Archives for posts with tag: generosity

Last week we started a new series at Grace titled “Taking Inventory.” This Sunday we will continue it by looking at how Paul dealt with a group of people who needed to strengthen their grip on generosity.

Those who are close to me know that I have never been into the whole New Year’s resolutions thing. I’m not saying it’s a bad idea, just that I have never been a practitioner. The grind for me has to be daily, purposeful, 24 hours at a time, one building block after another.

Now, before you jump to conclusions, let me say that I am also a big planner and like the rest of you I get frustrated when a goal goes unrealized or the grind grinds endlessly.

In 2 Corinthians 8 Paul dealt with a group of people who started a project with a bang but were on the verge of ending it with a big yawn. The project had to do with the noble task of collecting offerings for the saints in Jerusalem who for various reasons had been impoverished within a few years after the birth of the Church.

Paul made an impassioned plea for the Gentile believers to step up to the plate and help alleviate the abject needs of God’s people in Jerusalem. The church in Corinth immediately jumped onto the band wagon, but now it’s been a year, they were immersed in never ending controversies, and the project was languishing. So what do you do when the people lose the early enthusiasm for generosity in the work of God?

First, you don’t dictate. Paul is so skillful in saying he is not commanding the people to give, even if he is strongly encouraging them to do so. Generosity cannot be ordered. If it’s not voluntary, it’s not acceptable by God.

Secondly, you give perspective. Paul said he used the example of the Corinthians’ early enthusiasm to encourage other Gentile Christians to do the same and now that those other Gentiles had excelled in their gift, he was concerned that if the Corinthians didn’t finish their project, he (and especially they) would be terribly ashamed of the situation.

Thirdly, you draw the big picture. In other words, you go to the bottom line, the first cause, the raison d’être. And so we have it: “For you know the grace of our Lord Jesus Christ, that though he was rich, yet for your sake he became poor, so that you through his poverty might become rich.” (2 Corinthians 8:9.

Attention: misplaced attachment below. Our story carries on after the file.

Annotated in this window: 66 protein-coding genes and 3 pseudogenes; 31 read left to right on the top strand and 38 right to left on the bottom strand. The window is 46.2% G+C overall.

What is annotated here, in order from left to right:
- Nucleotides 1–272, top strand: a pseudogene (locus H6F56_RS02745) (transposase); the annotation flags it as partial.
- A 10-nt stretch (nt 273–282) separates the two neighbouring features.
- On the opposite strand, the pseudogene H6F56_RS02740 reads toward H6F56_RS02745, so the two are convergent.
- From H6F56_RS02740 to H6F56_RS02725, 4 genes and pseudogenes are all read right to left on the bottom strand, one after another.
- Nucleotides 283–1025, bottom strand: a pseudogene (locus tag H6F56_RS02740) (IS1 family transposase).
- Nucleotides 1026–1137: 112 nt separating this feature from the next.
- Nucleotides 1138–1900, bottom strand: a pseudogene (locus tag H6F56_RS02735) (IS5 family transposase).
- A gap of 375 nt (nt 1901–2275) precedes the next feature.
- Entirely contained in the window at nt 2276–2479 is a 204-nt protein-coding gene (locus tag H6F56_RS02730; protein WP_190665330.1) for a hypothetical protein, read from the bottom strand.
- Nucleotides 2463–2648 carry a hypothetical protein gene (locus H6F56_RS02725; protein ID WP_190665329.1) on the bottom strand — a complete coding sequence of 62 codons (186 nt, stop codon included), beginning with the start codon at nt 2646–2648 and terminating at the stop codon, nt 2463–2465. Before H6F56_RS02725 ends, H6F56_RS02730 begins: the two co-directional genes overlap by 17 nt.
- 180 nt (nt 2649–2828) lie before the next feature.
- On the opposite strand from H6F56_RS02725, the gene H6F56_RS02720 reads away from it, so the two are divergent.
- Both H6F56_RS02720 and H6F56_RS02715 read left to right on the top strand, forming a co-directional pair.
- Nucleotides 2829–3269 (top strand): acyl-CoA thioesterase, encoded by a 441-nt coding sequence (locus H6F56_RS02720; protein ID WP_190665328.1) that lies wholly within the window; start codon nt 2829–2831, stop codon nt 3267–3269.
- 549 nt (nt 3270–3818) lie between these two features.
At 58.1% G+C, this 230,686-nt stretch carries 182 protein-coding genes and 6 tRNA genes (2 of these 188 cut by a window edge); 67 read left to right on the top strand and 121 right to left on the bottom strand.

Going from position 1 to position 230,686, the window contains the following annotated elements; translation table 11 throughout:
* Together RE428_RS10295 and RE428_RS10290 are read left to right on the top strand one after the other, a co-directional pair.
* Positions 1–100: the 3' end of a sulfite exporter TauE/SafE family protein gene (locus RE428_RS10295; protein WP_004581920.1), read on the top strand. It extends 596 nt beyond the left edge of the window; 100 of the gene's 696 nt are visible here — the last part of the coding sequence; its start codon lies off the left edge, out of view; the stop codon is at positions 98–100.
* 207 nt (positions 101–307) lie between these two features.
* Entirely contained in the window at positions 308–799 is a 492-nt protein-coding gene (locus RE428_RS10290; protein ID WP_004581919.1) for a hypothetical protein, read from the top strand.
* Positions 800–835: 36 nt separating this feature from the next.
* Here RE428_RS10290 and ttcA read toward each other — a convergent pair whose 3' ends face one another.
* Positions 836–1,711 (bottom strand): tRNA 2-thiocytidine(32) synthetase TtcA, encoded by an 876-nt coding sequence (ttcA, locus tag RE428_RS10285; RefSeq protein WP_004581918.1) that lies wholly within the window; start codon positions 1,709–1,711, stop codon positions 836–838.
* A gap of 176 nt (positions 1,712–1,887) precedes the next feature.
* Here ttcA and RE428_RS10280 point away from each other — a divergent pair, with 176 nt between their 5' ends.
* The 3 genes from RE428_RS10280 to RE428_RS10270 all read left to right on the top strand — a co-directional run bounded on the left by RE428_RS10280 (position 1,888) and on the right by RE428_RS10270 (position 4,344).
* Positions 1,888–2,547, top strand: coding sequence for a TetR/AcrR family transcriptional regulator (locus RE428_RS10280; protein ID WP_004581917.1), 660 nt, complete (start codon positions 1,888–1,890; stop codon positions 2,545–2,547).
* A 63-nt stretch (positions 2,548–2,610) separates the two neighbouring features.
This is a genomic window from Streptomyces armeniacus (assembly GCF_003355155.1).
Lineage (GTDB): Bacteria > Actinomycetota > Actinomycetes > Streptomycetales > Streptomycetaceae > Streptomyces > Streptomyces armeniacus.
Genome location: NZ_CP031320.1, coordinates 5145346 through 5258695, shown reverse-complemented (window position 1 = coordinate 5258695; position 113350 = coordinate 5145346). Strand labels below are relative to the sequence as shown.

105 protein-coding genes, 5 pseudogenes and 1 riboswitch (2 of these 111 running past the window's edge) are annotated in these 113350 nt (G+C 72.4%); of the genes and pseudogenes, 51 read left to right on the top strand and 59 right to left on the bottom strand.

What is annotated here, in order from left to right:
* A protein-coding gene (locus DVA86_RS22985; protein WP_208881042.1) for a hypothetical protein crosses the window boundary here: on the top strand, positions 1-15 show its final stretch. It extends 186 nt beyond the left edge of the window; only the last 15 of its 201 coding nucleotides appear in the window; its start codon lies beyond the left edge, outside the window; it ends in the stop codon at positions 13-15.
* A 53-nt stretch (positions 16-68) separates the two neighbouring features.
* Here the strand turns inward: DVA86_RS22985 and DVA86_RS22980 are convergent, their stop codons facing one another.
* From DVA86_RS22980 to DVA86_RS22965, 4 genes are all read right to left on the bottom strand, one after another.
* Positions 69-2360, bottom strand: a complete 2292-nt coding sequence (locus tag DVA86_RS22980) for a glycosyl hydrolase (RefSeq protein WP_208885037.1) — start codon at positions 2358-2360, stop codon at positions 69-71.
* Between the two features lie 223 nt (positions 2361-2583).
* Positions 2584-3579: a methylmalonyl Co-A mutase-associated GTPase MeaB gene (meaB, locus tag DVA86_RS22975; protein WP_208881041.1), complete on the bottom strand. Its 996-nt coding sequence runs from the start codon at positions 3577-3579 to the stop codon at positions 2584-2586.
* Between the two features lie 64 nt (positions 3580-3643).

I can’t read these words without crying. Generosity is rooted in, motivated by, and delivered through the incarnation of Christ, His death on the cross and the resurrection that took place on the third day. God’s divestiture of His Son is the only reason I need to lavish generosity on others. I can’t even be saved if I don’t get the impact of this amazing truth.

So make this the year of generosity and finish the work of grace which God has already started in you by focusing more on others than on yourself in 2017.

Pastor Ivanildo da Costa Trindade

Lead Pastor, Grace Church, Lititz, PA

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Sermon Graphic iWallet Long-2America’s obsession with making money is embedded in the very language we speak. In social settings (not social media, real social gathering) people who meet for the first time even in casual conversations with total strangers are not afraid to ask, “What do you do for a living?”

Talk about a question that cannot be answered with just a couple of words like, “I am a school teacher.” “Living,” after all, is a lot more than “doing” something. Living is sitting mindlessly in the woods listening to wildlife pass. Living is listening to people. Living is making sure you take your blood pressure medicine. Living is drying your kid’s tears after a tough loss in a soccer game. Living is arguing with your spouse about where to go to dinner. Living is reading your favorite blog. Living is obviously unquantifiable and “un-dollar-signed.”